Congratulations on securing your place at Brunel
We’re looking forward to meeting you - either in person or online - and introducing you to life at Brunel. To help us get started, we’ve put together a short activity and some further information to help you prepare for your course - including a snapshot of the topics you’ll cover and useful resources. If you have any questions please email email@example.com.
Your pre-arrival activity
We’d like you to complete a short activity before you join us. We can discuss your answers in one of your first personal tutor sessions. Your work will not be officially assessed however it will allow your tutor to get to know you better.
We’d like you to think about what job you might like when you graduate. We know you might not know this yet – this is fine! However, we find that our students can benefit from beginning to think about where they’d like to be in three or four years’ time, so that we can help you make the very best use of your time here.
Many graduates go on to become psychologists, furthering their learning with a Master’s or Doctorate, and pursuing specialist research in particular areas of study. The role of a psychologist can vary from practising in a clinical setting, such as a hospital, to providing counselling in schools or prisons. However, a degree in psychology could equally lead to a career in media, marketing, HR, law enforcement, finance, government or education.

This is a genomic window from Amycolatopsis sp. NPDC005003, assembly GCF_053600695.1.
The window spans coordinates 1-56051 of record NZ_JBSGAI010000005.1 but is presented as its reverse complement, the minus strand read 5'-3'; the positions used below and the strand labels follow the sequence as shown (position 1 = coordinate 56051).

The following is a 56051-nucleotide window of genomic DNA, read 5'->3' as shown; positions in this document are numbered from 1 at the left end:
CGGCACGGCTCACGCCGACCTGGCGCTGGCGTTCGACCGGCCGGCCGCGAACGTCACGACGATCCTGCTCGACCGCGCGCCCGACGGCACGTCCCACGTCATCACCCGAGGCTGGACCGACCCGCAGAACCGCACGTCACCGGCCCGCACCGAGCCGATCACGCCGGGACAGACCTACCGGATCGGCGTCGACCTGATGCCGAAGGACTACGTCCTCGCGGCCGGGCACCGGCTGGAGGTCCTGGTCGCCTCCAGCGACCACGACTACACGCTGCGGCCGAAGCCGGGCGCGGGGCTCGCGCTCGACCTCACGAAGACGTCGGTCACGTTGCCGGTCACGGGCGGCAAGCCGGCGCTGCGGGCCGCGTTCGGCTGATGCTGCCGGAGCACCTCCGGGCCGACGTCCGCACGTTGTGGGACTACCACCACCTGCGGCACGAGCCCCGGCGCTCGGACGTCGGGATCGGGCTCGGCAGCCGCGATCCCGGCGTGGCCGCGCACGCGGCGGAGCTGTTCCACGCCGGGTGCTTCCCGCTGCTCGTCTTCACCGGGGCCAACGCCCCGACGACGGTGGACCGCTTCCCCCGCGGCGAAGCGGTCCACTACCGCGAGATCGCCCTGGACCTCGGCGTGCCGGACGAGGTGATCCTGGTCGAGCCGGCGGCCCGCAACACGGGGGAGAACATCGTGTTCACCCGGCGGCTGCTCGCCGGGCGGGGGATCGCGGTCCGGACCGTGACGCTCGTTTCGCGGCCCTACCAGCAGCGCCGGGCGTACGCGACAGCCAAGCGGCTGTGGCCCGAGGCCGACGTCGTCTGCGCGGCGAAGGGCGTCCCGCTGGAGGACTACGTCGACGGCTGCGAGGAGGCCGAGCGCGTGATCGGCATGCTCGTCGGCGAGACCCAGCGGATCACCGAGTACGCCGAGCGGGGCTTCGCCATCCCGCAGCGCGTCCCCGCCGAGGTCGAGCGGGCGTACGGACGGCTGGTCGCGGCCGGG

Have a look at some job websites and bring to your first tutorial an example of a job you’d like to be able to apply for in a few years’ time. The following sites may be useful:
As you look at these potential careers, ask yourself:
- What knowledge, skills and abilities will you need to demonstrate (the ‘essential’ and ‘desirable’ criteria are useful for this)?
- What gaps will you have to fill?
- What barriers might you face in filling these gaps?
We also advise you to take a look at the information below. Completing wider reading and getting familar with what you'll be learning, will help prepare you for academic life at Brunel.
Sample lecture topics
- Are there biological constraints in Classical Conditioning? Discuss. Report the procedure and results of two studies supporting your answer.
- How can attitudes be changed? Explain your answer using evidence from empirical research and psychological theory.
- Choose a specific behaviour you are interested in (eating, sleeping, social behaviour, exercising, studying etc) and quantify it over a period of time. Then record it (pen-andpaper, or through electronic means e.g. using an app) and save it as an exceldataset. Use descriptive statistics and graphs to generate and illustrate insights into your behaviour over time.
- Select, describe and discuss the method and results of TWO studies that Bandura conducted to test his social learning theory.
- Carr, A. (2012). Clinical psychology: an introduction. Routledge.
- Jhangiani, R. S., Chiang, I. C. A., Cutter, C., & Leighton, D. C. (n.d.). Research methods in psychology (4th edition).
- Ward, J. (2015). The student’s guide to cognitive neuroscience (Third edition). Psychology Press, Taylor & Francis Group. (Chapters 6, 7, 8, 9, 14 and 15).
- Pinel, J. P. J., & Barnes, S. (2018). Biopsychology (Tenth edition). Pearson. (Chapters 2, 3, 4, 5, 7, 10).
- Gazzaniga, M. S., Ivry, R. B., & Mangun, G. R. (2014a). Cognitive neuroscience: the biology of the mind. In Cognitive neuroscience: the biology of the mind (Fourth edition, pp. 3–19). (Chapter 1, 2, 3)
- Mazur, J. E. (2017a). Learning and behavior (Eighth edition). Routledge,Taylor & Francis Group.
- Branscombe, N. R., & Baron, R. A. (2017a). Social psychology (Fourteenth Edition). Pearson.
- Navarro, D. J., & Foxcroft, D. R. (2019). Learning stats with jamovi: A tutorial for psychology students and other beginners (Version 0.70).
- Visit here to learn about career options with a degree in Psychology.
- Visit here to familiarise yourself with APA writing style